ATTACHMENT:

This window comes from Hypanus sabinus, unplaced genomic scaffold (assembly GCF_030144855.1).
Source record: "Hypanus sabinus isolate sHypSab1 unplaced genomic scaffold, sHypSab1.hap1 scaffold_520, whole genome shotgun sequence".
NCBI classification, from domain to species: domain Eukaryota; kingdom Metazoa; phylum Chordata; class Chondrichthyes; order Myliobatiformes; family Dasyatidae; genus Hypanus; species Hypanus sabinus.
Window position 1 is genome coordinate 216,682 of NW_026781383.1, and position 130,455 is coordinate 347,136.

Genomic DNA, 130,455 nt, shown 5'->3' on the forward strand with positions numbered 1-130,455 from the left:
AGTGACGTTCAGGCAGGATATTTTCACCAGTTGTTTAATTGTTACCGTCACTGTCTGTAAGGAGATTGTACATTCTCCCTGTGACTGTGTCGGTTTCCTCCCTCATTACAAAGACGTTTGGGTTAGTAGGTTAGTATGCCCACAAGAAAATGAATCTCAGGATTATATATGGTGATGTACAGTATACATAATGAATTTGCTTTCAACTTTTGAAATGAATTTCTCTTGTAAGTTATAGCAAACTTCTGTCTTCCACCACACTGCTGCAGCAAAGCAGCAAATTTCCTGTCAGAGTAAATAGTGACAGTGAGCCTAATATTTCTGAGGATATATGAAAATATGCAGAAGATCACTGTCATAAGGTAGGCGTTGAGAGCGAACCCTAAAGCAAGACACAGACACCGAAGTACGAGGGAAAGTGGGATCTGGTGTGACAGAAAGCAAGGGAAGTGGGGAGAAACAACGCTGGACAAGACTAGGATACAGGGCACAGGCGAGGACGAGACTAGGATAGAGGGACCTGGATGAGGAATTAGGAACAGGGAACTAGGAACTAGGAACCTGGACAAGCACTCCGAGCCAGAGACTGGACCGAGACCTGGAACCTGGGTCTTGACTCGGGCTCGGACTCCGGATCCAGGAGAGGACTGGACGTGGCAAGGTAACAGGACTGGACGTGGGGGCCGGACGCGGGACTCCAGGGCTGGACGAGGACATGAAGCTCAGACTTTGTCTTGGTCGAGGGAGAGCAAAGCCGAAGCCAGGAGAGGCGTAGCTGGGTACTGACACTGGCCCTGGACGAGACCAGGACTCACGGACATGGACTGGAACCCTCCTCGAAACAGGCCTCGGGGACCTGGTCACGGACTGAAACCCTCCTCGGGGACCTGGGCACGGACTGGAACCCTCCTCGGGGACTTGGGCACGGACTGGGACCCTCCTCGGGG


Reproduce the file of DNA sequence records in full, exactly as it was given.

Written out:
This window comes from Hypanus sabinus, unplaced genomic scaffold (assembly GCF_030144855.1).
Source record: "Hypanus sabinus isolate sHypSab1 unplaced genomic scaffold, sHypSab1.hap1 scaffold_520, whole genome shotgun sequence".
NCBI classification, from domain to species: domain Eukaryota; kingdom Metazoa; phylum Chordata; class Chondrichthyes; order Myliobatiformes; family Dasyatidae; genus Hypanus; species Hypanus sabinus.
Window position 1 is genome coordinate 216,682 of NW_026781383.1, and position 130,455 is coordinate 347,136.

Genomic DNA, 130,455 nt, shown 5'->3' on the forward strand with positions numbered 1-130,455 from the left:
AGTGACGTTCAGGCAGGATATTTTCACCAGTTGTTTAATTGTTACCGTCACTGTCTGTAAGGAGATTGTACATTCTCCCTGTGACTGTGTCGGTTTCCTCCCTCATTACAAAGACGTTTGGGTTAGTAGGTTAGTATGCCCACAAGAAAATGAATCTCAGGATTATATATGGTGATGTACAGTATACATAATGAATTTGCTTTCAACTTTTGAAATGAATTTCTCTTGTAAGTTATAGCAAACTTCTGTCTTCCACCACACTGCTGCAGCAAAGCAGCAAATTTCCTGTCAGAGTAAATAGTGACAGTGAGCCTAATATTTCTGAGGATATATGAAAATATGCAGAAGATCACTGTCATAAGGTAGGCGTTGAGAGCGAACCCTAAAGCAAGACACAGACACCGAAGTACGAGGGAAAGTGGGATCTGGTGTGACAGAAAGCAAGGGAAGTGGGGAGAAACAACGCTGGACAAGACTAGGATACAGGGCACAGGCGAGGACGAGACTAGGATAGAGGGACCTGGATGAGGAATTAGGAACAGGGAACTAGGAACTAGGAACCTGGACAAGCACTCCGAGCCAGAGACTGGACCGAGACCTGGAACCTGGGTCTTGACTCGGGCTCGGACTCCGGATCCAGGAGAGGACTGGACGTGGCAAGGTAACAGGACTGGACGTGGGGGCCGGACGCGGGACTCCAGGGCTGGACGAGGACATGAAGCTCAGACTTTGTCTTGGTCGAGGGAGAGCAAAGCCGAAGCCAGGAGAGGCGTAGCTGGGTACTGACACTGGCCCTGGACGAGACCAGGACTCACGGACATGGACTGGAACCCTCCTCGAAACAGGCCTCGGGGACCTGGTCACGGACTGAAACCCTCCTCGGGGACCTGGGCACGGACTGGAACCCTCCTCGGGGACTTGGGCACGGACTGGGACCCTCCTCGGGG